Not that they can do much about it beyond shooting ineffective rockets into the Light Unto the Nations. With American support Israel has by far the strongest and most dangerous military in the Middle East and possesses hundreds of nuclear weapons and the means to deliver them. The constant wailing by Netanyahu (and his Congressional ass-kissing friends) about the threat to Israel’s existence rings a bit hollow. (Incidentally, ill-educated politicians and journalists, this is not what the adjective “existential” means.) Yes, Teheran is constantly talking about driving Israel into the sea, but this has become a meaningless mantra repeated by Israel’s enemies and certainly has a lot to do with the character of the Iranian regime. And suppose Iran had a deliverable nuclear weapon? While the mullahs and the supreme leader are religious whackos, they are manifestly not stupid and must understand that even attempting to toss a nuke in Israel’s direction would result in national suicide. Of course, the Saudis and their Sunni friends would be overjoyed to see Iran turned into a vast plain of glass.
Nobody wishes to see a nuclear arms race in the Middle East, but it has already begun: Israel has nuclear weapons. I expect a major motivation for an Iranian bomb is national pride, but it might just also be that they are also nervous. They were pushed around before and during World War Two by oil companies and the Allies and then had their government overthrown in 1953 by the US and Britain, allowing the Shah to emerge as a brutal dictator supported by the West. The US then diplomatically and materially supported Saddam during the Iran-Iraq War, and in the wake of the wars in Iraq and Afghanistan America now has Iran almost literally surrounded by bases. And there is the increasingly bellicose Israel, which has always had unqualified American support. The Iranian desire for nuclear weapons might actually have something to do with fear and a history of being of being bullied.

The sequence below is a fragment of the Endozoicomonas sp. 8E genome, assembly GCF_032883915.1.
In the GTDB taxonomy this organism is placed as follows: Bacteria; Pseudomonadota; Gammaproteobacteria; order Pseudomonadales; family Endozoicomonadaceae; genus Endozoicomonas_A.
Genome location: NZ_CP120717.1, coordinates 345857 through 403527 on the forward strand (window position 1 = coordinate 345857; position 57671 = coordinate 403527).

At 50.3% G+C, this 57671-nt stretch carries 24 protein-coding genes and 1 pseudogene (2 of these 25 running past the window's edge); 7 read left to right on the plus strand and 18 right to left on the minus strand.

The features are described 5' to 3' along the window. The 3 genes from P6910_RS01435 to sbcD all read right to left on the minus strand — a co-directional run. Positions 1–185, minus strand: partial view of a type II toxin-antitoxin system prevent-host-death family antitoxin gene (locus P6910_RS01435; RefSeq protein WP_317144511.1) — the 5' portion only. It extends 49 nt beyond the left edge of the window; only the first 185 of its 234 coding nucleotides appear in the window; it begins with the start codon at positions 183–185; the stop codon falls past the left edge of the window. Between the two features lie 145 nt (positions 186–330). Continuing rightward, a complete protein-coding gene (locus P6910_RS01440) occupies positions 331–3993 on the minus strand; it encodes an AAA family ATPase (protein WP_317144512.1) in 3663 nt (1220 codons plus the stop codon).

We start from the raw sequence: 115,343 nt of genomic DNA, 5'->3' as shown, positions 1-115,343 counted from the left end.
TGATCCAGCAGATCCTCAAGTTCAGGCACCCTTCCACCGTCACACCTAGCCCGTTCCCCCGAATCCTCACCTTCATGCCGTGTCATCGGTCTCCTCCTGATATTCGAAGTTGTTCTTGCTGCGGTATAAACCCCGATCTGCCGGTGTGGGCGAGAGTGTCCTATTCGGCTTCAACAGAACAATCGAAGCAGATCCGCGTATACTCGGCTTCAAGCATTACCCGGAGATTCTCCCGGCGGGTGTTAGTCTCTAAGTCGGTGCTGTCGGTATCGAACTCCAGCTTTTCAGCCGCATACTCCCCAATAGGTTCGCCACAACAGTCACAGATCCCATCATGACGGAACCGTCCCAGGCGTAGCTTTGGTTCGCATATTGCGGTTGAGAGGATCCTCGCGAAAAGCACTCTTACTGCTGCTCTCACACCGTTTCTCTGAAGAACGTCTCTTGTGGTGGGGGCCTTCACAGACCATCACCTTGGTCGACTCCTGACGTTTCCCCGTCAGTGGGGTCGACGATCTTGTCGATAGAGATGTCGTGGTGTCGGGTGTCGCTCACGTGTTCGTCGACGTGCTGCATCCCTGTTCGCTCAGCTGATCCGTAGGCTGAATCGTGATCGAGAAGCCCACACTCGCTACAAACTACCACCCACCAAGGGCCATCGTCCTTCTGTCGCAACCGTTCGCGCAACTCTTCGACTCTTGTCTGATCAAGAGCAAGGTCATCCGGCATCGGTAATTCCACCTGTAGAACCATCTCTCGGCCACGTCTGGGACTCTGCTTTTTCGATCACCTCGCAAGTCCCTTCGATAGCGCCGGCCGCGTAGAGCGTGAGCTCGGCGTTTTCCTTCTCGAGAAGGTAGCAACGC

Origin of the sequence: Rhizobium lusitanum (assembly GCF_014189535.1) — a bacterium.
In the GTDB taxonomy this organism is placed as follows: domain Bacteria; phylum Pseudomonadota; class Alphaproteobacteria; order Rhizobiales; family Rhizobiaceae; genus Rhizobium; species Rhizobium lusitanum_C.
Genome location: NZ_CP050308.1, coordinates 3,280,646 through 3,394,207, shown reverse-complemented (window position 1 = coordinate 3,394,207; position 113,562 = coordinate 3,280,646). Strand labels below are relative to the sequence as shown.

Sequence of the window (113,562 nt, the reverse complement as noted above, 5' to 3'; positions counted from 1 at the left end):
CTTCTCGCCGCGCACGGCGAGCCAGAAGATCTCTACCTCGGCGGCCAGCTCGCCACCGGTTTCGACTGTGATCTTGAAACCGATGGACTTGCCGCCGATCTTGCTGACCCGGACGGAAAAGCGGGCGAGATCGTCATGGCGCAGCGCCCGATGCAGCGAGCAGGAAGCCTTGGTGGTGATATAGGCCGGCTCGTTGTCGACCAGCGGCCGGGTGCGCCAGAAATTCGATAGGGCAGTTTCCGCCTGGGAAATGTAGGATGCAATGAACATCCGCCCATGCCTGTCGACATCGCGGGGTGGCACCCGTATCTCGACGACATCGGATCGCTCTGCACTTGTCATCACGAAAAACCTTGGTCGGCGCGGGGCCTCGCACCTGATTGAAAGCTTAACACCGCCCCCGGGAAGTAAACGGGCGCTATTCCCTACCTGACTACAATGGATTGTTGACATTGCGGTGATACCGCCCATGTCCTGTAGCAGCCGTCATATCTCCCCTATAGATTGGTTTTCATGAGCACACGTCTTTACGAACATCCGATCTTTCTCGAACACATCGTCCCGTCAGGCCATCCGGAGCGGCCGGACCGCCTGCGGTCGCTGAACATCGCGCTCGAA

We’ve got those suckers covered
I find the Shia, which is centered in Iran, to be the more attractive part of Islam, the part that actually enjoys a rich cultural heritage from its long association with Persia. The Sunnis appear to represent little more than ancient Arab culture, which dovetails with the values of the modern world as well as the medieval Sunni kingdoms in the Gulf, which is to say, very little. Despite their retro-theocracy the Iranians, at least in the urban areas, are very secular and interested in the west, and while their hostility towards the Taliban and ISIS certainly has a large sectarian component, the fact is these are interests shared by the US. Keep in mind that the stink of Wahhabism and Al-Qaeda and terror directed towards America emerged from Saudi Arabia. If we could cooperate with the USSR under Stalin, I see no reason why we cannot cooperate with Iran.
Well, there is a reason: Israel. Clearly, Netanyahu and his paladins are not interested in defusing the Iranian situation through diplomacy, since it is a fine distraction from the mounting domestic problems in Israel, and Iranian support for Hamas is an excellent cover for the outrageous treatment of Gaza. Israel is well on its way to becoming an apartheid state, a development that hardly required Netanyahu’s blatant declaration against a two state solution to be recognized. Yet none of this will deter Congress, especially the Republicans, from supporting him, apparently because of a widespread belief in some powerful Jewish financial cabal that will doom their reelection chances should they cross the Israeli Reich. Or they are simply stupid, about which we will be reminded when the Republican Presidential Primary Circus comes to town. Incidentally, so strong is the pro-Israel grip that Webster’s now offers as a second definition of “anti-Semitism” any criticism of the state of Israel. If that is the case, then I have met two anti-Semites with numbers tattooed on their forearms.
Here is a simple proposal: Iran gives up her nuclear weapons program and Israel gives up hers. Sure.